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Work by Dr George Musgrave from the Institute for Creative and Cultural Entrepreneurship has been cited as key evidence in the recently published Good Work Review by the creative industries Policy and Evidence Centre.
Funded by the Arts and Humanities Research Council (AHRC) and Department for Digital, Culture, Media, and Sport (DCMS) The Good Work Review represents the first comprehensive examination of job quality across the creative industries sector. The review is based on 40 separate indicators from evidence submitted by 120 organisations, and centralises issues of fair pay, flexible working, and employee representation.
While the creative industries are typified by having high levels of job satisfaction the review found that negative factors, including poor workplace cultures, unequal access, and inequitable working conditions also featured.
Dr Musgrave’s evidence was submitted alongside Sally Anne Gross from the University of Westminster, and, drawing on his own research specialism and their collaborative work highlighted mental health as a key challenge in the music industry. An extended extract of Dr Musgrave’s evidence submission is cited in the report while also shaping the report ‘s call for ‘Healthy, respectful, and inclusive environments’.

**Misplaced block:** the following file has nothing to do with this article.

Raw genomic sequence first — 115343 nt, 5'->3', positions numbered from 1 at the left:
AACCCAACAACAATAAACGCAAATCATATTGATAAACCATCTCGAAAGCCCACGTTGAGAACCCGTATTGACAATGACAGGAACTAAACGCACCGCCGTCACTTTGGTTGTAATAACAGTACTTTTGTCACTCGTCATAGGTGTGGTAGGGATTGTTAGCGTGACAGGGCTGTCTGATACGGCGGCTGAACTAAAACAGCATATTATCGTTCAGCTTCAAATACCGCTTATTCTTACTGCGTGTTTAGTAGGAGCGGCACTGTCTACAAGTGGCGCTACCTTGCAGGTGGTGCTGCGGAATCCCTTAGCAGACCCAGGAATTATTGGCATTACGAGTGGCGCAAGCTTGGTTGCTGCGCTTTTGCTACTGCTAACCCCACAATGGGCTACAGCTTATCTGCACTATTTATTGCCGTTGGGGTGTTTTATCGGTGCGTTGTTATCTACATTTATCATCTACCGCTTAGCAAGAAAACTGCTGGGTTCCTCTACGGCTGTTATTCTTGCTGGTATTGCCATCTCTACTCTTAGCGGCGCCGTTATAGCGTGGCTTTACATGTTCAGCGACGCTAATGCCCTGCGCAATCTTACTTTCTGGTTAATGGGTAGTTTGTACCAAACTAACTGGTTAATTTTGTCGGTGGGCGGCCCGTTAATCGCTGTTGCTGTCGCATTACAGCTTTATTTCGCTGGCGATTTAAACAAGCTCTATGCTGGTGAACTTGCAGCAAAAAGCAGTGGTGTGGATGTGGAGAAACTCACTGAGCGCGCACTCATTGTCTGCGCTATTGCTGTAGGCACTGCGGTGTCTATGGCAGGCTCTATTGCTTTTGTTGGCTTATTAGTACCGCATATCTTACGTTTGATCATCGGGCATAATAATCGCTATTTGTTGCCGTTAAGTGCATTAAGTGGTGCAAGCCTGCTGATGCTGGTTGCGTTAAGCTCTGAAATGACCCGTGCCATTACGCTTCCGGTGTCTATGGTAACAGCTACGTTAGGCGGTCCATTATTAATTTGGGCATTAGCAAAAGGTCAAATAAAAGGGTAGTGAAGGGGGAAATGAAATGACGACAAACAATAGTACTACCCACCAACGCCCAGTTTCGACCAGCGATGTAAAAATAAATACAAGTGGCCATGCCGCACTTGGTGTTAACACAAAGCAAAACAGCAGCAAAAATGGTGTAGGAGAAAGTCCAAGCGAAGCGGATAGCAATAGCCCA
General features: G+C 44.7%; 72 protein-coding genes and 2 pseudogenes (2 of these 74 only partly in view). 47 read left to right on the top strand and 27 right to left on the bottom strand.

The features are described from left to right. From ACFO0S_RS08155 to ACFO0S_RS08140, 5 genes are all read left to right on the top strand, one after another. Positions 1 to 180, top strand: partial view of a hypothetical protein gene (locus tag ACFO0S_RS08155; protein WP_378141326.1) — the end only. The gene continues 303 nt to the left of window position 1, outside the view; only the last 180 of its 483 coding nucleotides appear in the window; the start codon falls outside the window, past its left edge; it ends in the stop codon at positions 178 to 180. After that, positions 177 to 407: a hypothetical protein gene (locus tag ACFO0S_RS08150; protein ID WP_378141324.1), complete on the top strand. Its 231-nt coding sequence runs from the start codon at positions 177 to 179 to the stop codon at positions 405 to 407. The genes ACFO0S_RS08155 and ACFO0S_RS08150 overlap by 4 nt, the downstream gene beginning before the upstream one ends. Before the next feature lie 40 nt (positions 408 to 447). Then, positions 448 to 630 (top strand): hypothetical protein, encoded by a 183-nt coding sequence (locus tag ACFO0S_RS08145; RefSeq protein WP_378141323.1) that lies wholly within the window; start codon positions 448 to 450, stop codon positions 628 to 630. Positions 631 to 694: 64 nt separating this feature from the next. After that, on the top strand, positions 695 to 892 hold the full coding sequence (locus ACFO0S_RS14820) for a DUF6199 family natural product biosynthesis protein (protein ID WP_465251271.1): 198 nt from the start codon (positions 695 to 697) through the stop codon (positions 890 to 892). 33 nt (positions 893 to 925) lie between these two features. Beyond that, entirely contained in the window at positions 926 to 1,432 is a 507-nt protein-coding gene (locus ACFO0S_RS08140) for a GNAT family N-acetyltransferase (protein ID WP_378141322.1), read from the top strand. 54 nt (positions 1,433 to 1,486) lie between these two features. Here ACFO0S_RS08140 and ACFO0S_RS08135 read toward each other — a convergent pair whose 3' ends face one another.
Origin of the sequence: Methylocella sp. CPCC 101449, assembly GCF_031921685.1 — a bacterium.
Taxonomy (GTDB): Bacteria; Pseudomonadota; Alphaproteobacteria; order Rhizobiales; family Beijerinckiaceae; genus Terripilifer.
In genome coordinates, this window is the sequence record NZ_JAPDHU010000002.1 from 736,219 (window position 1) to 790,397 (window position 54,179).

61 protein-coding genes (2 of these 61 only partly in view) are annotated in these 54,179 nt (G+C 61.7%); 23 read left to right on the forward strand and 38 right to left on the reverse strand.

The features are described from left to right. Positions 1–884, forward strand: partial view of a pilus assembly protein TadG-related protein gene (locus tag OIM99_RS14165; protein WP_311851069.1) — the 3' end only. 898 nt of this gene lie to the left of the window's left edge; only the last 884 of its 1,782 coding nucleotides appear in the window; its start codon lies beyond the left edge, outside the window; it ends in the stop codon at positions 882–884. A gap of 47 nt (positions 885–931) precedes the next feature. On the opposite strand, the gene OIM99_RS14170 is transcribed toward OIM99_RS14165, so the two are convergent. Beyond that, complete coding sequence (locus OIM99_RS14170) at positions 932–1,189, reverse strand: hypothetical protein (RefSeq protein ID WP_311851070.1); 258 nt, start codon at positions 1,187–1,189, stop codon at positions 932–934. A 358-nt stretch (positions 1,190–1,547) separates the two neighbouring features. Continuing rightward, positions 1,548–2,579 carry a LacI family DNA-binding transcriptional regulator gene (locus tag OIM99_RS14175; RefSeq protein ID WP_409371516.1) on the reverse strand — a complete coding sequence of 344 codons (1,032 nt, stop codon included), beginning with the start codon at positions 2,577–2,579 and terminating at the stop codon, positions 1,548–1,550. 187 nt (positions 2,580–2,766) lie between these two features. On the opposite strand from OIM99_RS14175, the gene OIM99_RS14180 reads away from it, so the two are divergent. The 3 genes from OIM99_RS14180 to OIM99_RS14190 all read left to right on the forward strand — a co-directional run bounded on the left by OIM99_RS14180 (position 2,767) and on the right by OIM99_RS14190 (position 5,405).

The Good Work Review’s recommendations on the need to improve worker representation,’ and its suggestions on “Actions to protect and improve worker representation and voice within workplaces’ were informed by Dr Musgrave's work and others working in this area. The report highlights four priorities and 16 recommendations, which will drive change in the creative industries.
The Good Work Review can be downloaded from the Creative Industries Policy and Evidence Centre.